What are your options if your Hibernate/EJB application has to deal with a very complex and DB-optimized SQL query ? good interview question....
Hibernate has a built-in object oriented language for querying objects called HQL. This language is quite complete and efficient, so in theory you could translate every SQL query in its equivalent HQL ( and provide the necessary POJOs and configuration files).

However the cost of translating very complex queries can be excessive (including the time spent to build all POJOs which are involved in the query). You might be very smart with HQL but it's still very difficult that you can achieve the same performance of a Query that a DBA spent hours in order to optimize it.

This can be especially true if you are migrating an older JDBC application which has already a stable and tuned list of queries.

In these situations it is convenient to use the native SQL for creating Entity Queries. 

You have at least two options :

Create a view which wraps the SQL:

Supposing you have the following query: (not so complex at all but just to show an SQL that is understandable by all developers)

SELECT ename, job, dept.deptno, dname
FROM emp, dept
WHERE emp.deptno (+) = dept.deptno AND job (+) = 'CLERK';

which produces this resultset:

ENAME

JOB

DEPTNO

DNAME

MILLER

CLERK

10

ACCOUNTING

SMITH

CLERK

20

RESEARCH

ADAMS

CLERK

20

RESEARCH

JAMES

CLERK

30

SALES

Then you could wrap the select with a view:

CREATE VIEW Account as
SELECT ename, job, dept.deptno, dname
FROM emp, dept
WHERE emp.deptno (+) = dept.deptno AND job (+) = 'CLERK';

Now you can map your hibernate mapping file or Entity EJB pointing to the Account view:
Hibernate Mapping:

<hibernate-mapping>
    <class name="com.sample.Account" table="Account">
        <id name="ename" type="java.lang.String">
            <column name="ename"  />
            <generator class="native" />
        </id>
        <property name="departmentNumber" type="java.lang.Long">
            <column name="deptno"  />
        </property>
        <property name="jobName" type="java.lang.String">
            <column name="job"  />
        </property>
        <property name="departmentName" type="java.lang.String">
            <column name="dname"  />
        </property>
</hibernate-mapping>
EJB 3 Mapping:
@Entity
@Table(name="Account")

public Class Account {
@Id
@Column(name="ENAME")
String ename;

@Column(name="DEPTNO")
Long departmentNumber;

@Column(name="JOB")
String jobName;

@Column(name="DNAME")
String departmentName;

}
PRO The fastest solution, if you can generate automatically POJOs and XML files from the DataBase View using Hibernate Tools
CONTROS  If the fields of the query change, you have modify both Java configuration and Database View. When going to production you must deliver DB script for adding DB Views.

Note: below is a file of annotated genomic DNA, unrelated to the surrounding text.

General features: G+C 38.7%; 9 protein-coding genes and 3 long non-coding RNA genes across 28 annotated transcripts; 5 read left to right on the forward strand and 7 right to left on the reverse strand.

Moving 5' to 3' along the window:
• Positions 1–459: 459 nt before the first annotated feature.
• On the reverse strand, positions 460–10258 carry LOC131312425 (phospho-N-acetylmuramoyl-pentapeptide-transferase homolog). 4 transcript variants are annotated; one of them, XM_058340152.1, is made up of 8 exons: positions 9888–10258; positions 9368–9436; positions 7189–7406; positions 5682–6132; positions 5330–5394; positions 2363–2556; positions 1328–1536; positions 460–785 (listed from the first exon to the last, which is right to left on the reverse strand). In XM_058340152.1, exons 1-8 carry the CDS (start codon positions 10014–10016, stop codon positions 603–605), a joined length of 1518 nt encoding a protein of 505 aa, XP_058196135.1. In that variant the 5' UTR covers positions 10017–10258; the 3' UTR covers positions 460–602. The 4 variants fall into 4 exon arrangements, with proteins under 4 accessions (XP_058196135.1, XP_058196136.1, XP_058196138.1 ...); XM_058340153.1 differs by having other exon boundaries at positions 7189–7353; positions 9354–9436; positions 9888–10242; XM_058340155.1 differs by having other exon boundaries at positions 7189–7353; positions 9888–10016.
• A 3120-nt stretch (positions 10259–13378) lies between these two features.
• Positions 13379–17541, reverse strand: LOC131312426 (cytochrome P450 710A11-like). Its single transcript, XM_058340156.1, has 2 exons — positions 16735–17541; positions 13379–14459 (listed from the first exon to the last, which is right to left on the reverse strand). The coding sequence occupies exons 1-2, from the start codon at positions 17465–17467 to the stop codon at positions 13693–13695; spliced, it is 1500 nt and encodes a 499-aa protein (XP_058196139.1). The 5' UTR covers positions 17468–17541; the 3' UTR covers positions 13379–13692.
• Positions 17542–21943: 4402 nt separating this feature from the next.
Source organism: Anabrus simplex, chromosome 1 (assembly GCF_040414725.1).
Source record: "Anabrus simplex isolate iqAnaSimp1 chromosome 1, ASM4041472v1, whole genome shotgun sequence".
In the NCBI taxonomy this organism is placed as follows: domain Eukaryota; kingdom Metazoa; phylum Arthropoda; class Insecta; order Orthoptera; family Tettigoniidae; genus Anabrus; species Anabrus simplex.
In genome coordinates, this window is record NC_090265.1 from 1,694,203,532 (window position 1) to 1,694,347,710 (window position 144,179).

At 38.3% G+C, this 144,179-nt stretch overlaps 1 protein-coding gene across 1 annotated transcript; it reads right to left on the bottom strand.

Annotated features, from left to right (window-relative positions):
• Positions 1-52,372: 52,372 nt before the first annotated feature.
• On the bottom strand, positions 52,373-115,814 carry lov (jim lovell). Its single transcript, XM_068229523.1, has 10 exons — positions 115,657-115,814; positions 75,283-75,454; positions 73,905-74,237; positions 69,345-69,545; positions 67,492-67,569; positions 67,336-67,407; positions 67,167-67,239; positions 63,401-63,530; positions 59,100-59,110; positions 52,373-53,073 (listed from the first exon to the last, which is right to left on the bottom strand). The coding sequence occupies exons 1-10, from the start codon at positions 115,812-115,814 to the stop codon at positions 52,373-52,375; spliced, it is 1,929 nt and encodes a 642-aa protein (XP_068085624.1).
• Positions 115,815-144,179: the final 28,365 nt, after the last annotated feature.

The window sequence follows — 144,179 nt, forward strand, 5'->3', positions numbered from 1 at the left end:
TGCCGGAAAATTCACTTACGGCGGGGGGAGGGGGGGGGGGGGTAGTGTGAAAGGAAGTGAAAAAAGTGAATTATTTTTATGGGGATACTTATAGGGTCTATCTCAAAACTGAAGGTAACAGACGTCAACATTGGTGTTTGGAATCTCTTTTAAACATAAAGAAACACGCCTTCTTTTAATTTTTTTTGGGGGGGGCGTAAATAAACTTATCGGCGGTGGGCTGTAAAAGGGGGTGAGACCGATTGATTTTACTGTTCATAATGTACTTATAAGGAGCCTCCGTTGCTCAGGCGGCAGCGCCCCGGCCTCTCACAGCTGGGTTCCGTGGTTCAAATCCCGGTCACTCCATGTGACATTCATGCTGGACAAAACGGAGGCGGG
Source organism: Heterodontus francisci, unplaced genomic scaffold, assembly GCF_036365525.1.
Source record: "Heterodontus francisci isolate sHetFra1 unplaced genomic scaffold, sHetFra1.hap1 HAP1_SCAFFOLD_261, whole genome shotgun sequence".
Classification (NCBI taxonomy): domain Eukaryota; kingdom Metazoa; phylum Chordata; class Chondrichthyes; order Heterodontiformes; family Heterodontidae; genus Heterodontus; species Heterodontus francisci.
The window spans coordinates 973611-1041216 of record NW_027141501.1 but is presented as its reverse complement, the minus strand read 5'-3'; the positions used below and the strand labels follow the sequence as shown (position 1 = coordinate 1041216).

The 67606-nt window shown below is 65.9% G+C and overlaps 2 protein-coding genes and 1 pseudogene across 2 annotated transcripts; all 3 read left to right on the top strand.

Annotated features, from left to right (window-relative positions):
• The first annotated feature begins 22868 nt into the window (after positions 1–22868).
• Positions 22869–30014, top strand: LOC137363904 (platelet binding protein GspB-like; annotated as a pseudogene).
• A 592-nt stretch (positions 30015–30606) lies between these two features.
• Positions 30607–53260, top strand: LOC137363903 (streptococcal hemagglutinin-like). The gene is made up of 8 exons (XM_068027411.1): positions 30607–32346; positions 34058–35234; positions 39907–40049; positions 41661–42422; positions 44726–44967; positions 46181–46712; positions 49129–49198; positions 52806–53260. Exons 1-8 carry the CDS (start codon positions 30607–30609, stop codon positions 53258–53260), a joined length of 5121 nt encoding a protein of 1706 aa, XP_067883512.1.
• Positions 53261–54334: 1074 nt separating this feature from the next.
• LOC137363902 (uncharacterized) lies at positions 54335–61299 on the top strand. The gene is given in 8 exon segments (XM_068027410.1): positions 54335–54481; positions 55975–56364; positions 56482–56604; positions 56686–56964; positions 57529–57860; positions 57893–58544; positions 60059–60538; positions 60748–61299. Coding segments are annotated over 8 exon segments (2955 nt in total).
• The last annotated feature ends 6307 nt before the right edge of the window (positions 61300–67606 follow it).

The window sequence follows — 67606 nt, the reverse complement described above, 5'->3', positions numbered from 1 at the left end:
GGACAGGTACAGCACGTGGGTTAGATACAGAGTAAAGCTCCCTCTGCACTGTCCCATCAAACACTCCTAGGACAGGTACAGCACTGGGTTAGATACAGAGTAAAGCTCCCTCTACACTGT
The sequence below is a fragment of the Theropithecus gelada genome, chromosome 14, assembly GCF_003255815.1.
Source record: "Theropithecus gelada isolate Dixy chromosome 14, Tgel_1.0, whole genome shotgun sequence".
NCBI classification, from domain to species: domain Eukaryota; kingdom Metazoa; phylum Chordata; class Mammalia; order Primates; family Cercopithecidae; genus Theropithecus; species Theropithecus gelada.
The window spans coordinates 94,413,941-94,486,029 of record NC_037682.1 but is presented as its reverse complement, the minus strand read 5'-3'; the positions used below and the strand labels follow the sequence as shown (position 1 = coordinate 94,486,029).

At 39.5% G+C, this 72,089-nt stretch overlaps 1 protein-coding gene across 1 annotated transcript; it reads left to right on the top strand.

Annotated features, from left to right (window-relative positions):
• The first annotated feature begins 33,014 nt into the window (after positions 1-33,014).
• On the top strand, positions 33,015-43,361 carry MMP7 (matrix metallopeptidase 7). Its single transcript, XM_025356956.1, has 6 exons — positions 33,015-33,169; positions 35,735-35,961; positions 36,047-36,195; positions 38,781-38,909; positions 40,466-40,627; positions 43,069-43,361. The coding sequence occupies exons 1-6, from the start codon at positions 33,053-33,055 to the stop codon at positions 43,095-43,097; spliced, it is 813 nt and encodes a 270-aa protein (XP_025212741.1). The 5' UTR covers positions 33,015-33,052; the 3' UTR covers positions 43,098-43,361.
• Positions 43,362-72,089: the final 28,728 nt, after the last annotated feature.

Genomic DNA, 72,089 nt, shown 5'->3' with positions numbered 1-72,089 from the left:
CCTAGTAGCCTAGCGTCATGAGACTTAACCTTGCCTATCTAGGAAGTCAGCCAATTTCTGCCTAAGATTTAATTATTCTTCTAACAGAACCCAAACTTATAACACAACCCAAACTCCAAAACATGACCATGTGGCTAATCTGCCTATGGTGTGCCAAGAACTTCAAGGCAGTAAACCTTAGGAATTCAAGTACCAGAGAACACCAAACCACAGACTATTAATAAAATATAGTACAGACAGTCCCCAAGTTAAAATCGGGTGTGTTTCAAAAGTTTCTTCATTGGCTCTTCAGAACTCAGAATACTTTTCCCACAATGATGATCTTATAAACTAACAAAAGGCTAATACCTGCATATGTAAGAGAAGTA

Use Hibernate / EJB 3 native queries

Sometimes creating a view it's not just possible because the SQL contains for example binding parameters so you have to use Hibernate / EJB 3 native queries.

The simplest way to create a native Query with Hibernate is using scalars  (Objects[])

List list =
session.createSQLQuery("SELECT ename, job, dept.deptno, dname "
                      + "FROM emp, dept "
                      + "WHERE emp.deptno (+) = dept.deptno AND job (+) = 'CLERK'").list();

In this case you have your Entity returned as Object[].

You can bind your native SQL to an Entity by adding invoking the addEntity method
on the SQLQuery object:

query = session.createSQLQuery("SELECT ename, job, dept.deptno, dname "
                      + "FROM emp, dept "
                      + "WHERE emp.deptno (+) = dept.deptno AND job (+) = 'CLERK'").addEntity(Account.class);

List <Account> list = query.list();

 

In this case you return a typed Class (Account) so you need to add to your Hibernate configuration the Account.hbm.xml

What is important to know is that in your Account.hbm.xml, you don't need to reference any table. Actually the Account table doesn't exist , it is just an SQL query transformed into a Java Class. (Quite powerful isn't it ?)
 

<hibernate-mapping>
    <class name="com.sample.Account"  >
        <id name="ename" type="java.lang.String">
            <column name="ename"  />
            <generator class="native" />
        </id>
        <property name="departmentNumber" type="java.lang.Long">
            <column name="deptno"  />
        </property>
        <property name="jobName" type="java.lang.String">
            <column name="job"  />
        </property>
        <property name="departmentName" type="java.lang.String">
            <column name="dname"  />
        </property>
</hibernate-mapping>

The EJB 3 equivalent is:

Query query = entityManager.createNativeQuery("SELECT ename, job, dept.deptno, dname FROM emp, dept WHERE emp.deptno (+) = dept.deptno AND job (+) = 'CLERK'",Account.class);

List <Account> list = query.list(); 

The same consideration is valid also for the Entity Class, that is you don't have to annotate the corresponding table name:

@Entity

public Class Account {
@Id
@Column(name="ENAME")
String ename;

@Column(name="DEPTNO")
Long departmentNumber;

@Column(name="JOB")
String jobName;

@Column(name="DNAME")
String departmentName;

}


PRO Pure EJB 3 / Hibernate solution. Doesn't impact the DB. If fields of the query change you have to update just Hibernate files and POJOs.
CONTROS Since the result of the complex query doesn't reflect in a phisical Table/View, you can't use Hibernate tools to generate Hibernate/EJB artifacts
 
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